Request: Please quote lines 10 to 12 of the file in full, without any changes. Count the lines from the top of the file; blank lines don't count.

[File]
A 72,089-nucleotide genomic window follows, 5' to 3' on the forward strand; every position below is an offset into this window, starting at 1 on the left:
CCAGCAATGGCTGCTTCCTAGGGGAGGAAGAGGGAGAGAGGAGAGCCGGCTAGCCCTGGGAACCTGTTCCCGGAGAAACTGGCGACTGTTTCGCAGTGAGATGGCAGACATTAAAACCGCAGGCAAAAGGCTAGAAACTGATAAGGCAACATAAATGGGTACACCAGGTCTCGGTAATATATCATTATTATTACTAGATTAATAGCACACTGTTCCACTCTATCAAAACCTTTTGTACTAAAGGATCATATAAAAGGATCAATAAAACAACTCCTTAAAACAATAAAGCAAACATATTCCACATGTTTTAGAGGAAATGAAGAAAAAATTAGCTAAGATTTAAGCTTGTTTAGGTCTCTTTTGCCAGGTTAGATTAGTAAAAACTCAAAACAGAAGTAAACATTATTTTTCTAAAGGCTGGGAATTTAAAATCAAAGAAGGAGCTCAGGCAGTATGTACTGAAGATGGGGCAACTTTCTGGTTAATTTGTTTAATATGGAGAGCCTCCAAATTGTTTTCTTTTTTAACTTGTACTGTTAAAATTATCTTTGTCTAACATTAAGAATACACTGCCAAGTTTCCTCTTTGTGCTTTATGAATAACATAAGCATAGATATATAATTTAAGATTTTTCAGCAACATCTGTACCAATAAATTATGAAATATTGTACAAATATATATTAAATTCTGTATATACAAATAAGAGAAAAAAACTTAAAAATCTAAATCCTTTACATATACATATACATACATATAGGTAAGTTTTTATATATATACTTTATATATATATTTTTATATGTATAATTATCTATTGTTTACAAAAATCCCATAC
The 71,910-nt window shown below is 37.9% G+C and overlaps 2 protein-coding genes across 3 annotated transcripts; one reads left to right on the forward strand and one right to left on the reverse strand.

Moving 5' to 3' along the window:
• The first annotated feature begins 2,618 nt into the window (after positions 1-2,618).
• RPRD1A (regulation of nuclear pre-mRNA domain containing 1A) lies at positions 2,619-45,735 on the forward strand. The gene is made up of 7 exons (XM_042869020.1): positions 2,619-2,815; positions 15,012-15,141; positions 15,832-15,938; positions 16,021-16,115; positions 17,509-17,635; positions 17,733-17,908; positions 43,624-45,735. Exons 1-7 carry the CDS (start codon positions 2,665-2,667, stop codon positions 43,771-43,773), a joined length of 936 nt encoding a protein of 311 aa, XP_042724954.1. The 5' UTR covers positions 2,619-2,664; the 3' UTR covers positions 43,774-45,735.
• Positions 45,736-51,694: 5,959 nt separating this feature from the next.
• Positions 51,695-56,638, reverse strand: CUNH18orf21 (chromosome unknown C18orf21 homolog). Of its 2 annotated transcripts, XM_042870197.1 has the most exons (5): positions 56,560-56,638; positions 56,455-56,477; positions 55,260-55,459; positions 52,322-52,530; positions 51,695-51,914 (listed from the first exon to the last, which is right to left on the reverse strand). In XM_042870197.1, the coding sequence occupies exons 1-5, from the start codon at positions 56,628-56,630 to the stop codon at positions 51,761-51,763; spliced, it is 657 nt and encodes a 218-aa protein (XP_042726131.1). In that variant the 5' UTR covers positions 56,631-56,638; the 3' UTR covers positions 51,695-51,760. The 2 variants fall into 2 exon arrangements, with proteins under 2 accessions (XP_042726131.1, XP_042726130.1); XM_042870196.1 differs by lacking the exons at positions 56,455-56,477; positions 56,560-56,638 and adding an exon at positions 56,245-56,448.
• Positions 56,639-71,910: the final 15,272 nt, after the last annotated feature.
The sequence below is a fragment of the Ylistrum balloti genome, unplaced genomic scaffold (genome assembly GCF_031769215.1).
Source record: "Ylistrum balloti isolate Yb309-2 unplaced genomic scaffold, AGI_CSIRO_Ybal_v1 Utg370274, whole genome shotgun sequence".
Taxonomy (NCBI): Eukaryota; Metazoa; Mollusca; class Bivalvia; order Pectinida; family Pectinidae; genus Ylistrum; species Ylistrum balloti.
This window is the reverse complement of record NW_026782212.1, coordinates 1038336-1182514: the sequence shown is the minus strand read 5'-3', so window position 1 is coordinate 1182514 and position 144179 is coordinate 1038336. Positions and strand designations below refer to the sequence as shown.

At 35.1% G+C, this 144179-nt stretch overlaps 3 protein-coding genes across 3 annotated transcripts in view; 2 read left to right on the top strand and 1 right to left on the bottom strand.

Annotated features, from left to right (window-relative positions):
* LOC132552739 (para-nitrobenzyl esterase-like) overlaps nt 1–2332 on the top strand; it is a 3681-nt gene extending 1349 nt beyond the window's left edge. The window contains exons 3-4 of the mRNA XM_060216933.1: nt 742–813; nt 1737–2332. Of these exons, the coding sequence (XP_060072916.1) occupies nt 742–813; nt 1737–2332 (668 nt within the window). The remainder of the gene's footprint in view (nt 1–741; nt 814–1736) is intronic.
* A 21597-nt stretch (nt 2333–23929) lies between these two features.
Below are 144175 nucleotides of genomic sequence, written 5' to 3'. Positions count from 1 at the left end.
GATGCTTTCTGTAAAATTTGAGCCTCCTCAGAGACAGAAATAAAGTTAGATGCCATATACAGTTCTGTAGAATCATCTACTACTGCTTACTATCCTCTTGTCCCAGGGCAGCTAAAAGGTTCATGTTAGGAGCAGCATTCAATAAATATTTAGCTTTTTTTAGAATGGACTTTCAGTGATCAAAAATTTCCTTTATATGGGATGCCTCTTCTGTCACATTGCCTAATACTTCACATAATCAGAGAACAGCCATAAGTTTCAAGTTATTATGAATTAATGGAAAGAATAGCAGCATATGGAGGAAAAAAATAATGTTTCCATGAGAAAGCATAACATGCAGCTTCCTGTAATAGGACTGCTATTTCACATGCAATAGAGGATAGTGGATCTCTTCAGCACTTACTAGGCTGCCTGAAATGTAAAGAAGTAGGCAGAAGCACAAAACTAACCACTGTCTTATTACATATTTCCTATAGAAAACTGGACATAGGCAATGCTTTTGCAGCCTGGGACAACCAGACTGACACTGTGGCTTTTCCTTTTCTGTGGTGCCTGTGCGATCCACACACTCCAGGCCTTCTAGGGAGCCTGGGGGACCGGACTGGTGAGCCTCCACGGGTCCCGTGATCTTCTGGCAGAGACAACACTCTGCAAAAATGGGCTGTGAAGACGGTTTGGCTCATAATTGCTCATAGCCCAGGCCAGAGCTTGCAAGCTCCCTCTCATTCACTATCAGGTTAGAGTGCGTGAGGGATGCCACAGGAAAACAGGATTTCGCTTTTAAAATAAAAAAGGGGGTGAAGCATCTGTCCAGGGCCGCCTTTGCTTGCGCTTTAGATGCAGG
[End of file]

The sequence below is a fragment of the Ylistrum balloti genome, unplaced genomic scaffold (genome assembly GCF_031769215.1).
Source record: "Ylistrum balloti isolate Yb309-2 unplaced genomic scaffold, AGI_CSIRO_Ybal_v1 Utg370274, whole genome shotgun sequence".
Taxonomy (NCBI): Eukaryota; Metazoa; Mollusca; class Bivalvia; order Pectinida; family Pectinidae; genus Ylistrum; species Ylistrum balloti.